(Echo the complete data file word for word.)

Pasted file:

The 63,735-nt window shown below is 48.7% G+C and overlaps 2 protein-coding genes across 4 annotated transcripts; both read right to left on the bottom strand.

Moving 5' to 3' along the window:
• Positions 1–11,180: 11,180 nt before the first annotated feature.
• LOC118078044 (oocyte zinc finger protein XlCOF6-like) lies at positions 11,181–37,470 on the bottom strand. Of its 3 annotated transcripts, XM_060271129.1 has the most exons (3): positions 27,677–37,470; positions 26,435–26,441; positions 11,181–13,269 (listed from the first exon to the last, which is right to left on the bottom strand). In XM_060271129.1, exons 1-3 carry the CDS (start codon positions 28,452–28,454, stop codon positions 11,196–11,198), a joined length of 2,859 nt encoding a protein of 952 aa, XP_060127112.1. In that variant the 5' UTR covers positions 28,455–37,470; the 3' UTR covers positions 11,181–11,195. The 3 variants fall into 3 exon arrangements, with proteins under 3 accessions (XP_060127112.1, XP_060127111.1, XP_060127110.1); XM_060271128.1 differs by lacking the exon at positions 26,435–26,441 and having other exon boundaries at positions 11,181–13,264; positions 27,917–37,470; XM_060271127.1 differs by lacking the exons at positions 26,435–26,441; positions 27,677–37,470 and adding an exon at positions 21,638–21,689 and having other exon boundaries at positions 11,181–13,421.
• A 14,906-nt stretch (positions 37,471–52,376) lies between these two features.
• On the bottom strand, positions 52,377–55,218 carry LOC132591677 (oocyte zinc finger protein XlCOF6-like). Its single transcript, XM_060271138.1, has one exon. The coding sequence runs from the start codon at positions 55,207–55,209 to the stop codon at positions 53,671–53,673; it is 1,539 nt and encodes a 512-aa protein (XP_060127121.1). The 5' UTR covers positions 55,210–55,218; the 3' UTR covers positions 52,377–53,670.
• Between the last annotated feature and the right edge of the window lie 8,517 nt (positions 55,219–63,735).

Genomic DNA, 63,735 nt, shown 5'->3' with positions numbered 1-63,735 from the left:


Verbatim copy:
The 63,735-nt window shown below is 48.7% G+C and overlaps 2 protein-coding genes across 4 annotated transcripts; both read right to left on the bottom strand.

Moving 5' to 3' along the window:
• Positions 1–11,180: 11,180 nt before the first annotated feature.
• LOC118078044 (oocyte zinc finger protein XlCOF6-like) lies at positions 11,181–37,470 on the bottom strand. Of its 3 annotated transcripts, XM_060271129.1 has the most exons (3): positions 27,677–37,470; positions 26,435–26,441; positions 11,181–13,269 (listed from the first exon to the last, which is right to left on the bottom strand). In XM_060271129.1, exons 1-3 carry the CDS (start codon positions 28,452–28,454, stop codon positions 11,196–11,198), a joined length of 2,859 nt encoding a protein of 952 aa, XP_060127112.1. In that variant the 5' UTR covers positions 28,455–37,470; the 3' UTR covers positions 11,181–11,195. The 3 variants fall into 3 exon arrangements, with proteins under 3 accessions (XP_060127112.1, XP_060127111.1, XP_060127110.1); XM_060271128.1 differs by lacking the exon at positions 26,435–26,441 and having other exon boundaries at positions 11,181–13,264; positions 27,917–37,470; XM_060271127.1 differs by lacking the exons at positions 26,435–26,441; positions 27,677–37,470 and adding an exon at positions 21,638–21,689 and having other exon boundaries at positions 11,181–13,421.
• A 14,906-nt stretch (positions 37,471–52,376) lies between these two features.
• On the bottom strand, positions 52,377–55,218 carry LOC132591677 (oocyte zinc finger protein XlCOF6-like). Its single transcript, XM_060271138.1, has one exon. The coding sequence runs from the start codon at positions 55,207–55,209 to the stop codon at positions 53,671–53,673; it is 1,539 nt and encodes a 512-aa protein (XP_060127121.1). The 5' UTR covers positions 55,210–55,218; the 3' UTR covers positions 52,377–53,670.
• Between the last annotated feature and the right edge of the window lie 8,517 nt (positions 55,219–63,735).

Genomic DNA, 63,735 nt, shown 5'->3' with positions numbered 1-63,735 from the left: